“Collecting Culture” presents the expeditions of four individuals from the late 1920s through the 1940s -- Italian scholar Giuseppe Tucci; American zoologist Walter Koelz, who worked with Thakur Rup Chand, his Indian partner and guide; and Northwestern University professor William McGovern.

Eleven of Tucci’s, Koelz’s and Rup Chand’s acquisitions are included in “Collecting Paradise.” This enables museum visitors to consider the motivations and actions of these individuals, as well as contemplate the impact of transferring consecrated objects from religious shrines to museums, where they are presented for their aesthetic value.

“With these exhibitions, we are raising questions that a university museum is uniquely capable of addressing -- specifically, the complex issues surrounding the origins of an object and how its meaning can shift with context. Through a dynamic schedule of free public programs this winter, we will present audiences with unique opportunities to consider and examine these questions,” Corrin said.

“Collecting Paradise” brings together works from The Art Institute of Chicago, the Asia Society (New York City), the Cleveland Museum of Art, the Los Angeles County Museum of Art, The Nelson-Atkins Museum of Art, the Rubin Museum of Art (New York City), the Saint Louis Art Museum, the University of Michigan Museum of Anthropological Archaeology, the Virginia Museum of Fine Arts, and four private collections.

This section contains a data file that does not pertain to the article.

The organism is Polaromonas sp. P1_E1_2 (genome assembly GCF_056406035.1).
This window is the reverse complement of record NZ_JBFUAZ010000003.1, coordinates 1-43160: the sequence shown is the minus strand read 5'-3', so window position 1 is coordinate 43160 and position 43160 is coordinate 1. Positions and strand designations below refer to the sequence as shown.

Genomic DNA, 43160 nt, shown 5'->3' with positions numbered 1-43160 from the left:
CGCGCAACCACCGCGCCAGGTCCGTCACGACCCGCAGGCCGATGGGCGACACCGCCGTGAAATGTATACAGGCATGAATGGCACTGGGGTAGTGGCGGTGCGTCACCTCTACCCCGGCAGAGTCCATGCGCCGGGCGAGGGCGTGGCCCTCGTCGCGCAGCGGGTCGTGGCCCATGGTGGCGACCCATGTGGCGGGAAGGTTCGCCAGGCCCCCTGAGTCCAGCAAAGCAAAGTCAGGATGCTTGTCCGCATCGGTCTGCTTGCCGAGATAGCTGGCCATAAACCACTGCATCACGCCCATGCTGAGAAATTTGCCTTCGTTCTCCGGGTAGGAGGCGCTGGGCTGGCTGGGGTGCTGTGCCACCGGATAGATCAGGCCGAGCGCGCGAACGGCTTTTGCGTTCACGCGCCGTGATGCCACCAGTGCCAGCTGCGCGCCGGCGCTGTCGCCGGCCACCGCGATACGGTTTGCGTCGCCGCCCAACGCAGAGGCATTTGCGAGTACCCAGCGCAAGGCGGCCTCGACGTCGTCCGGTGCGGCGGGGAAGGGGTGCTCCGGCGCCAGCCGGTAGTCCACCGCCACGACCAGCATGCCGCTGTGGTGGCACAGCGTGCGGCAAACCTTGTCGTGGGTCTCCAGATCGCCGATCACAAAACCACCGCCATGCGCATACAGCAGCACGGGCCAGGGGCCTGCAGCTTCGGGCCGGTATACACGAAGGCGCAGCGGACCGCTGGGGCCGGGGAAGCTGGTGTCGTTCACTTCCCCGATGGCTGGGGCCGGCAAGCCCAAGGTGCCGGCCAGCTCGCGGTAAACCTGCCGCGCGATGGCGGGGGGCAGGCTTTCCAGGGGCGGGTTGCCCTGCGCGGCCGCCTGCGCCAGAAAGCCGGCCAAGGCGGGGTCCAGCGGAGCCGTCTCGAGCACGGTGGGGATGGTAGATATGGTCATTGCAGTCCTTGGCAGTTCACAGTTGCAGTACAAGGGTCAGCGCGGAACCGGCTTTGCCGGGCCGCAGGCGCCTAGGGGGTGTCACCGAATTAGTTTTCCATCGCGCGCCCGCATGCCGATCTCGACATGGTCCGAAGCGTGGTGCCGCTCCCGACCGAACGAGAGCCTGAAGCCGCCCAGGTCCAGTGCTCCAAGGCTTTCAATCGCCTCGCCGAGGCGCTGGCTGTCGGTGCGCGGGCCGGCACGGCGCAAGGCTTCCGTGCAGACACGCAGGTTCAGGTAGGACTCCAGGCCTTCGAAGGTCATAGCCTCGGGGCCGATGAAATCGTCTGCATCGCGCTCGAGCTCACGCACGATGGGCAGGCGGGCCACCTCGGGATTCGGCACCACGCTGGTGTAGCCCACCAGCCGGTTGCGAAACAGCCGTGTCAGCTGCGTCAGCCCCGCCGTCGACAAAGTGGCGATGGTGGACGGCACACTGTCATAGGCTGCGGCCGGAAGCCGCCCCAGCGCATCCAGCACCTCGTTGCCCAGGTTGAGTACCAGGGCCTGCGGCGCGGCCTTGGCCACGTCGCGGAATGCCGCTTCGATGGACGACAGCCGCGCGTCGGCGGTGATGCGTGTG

The exhibition is accompanied by an illustrated, color catalogue that shares new research and perspectives that have developed during the formation of the exhibition. After its premiere at the Block, “Collecting Paradise” will travel to the Rubin Museum of Art, the foremost museum of Himalayan art in the U.S.

THE INTRICATE HISTORY OF ART AND CULTURE IN KASHMIR AND THE WESTERN HIMALAYAS
From the 7th to 11th centuries, Kashmir -- a lush valley connected to the Silk Road -- was a wealthy center of transcultural trade, culture and religion. Beginning in the 10th century, Buddhists in the Western Himalayas traveled to Kashmir to acquire, preserve and emulate its sophisticated art.

Kashmiri artists also accepted invitations to travel to the Western Himalayas during this period to work with and teach local artists. The distinctive workmanship of the “Kashmiri style” became integrated into the identity of Tibetan Buddhism in this period and experienced a revival in the Western Himalayas in the 15th and 16th centuries.

Centuries later, beginning in the 1900s, artworks from Kashmir and the Western Himalayas became prized acquisitions for collections in the U.S. and Europe. Western explorers, scholars and travelers removed these works -- often surreptitiously -- from their places of origin. Today many of these works reside in public and private collections.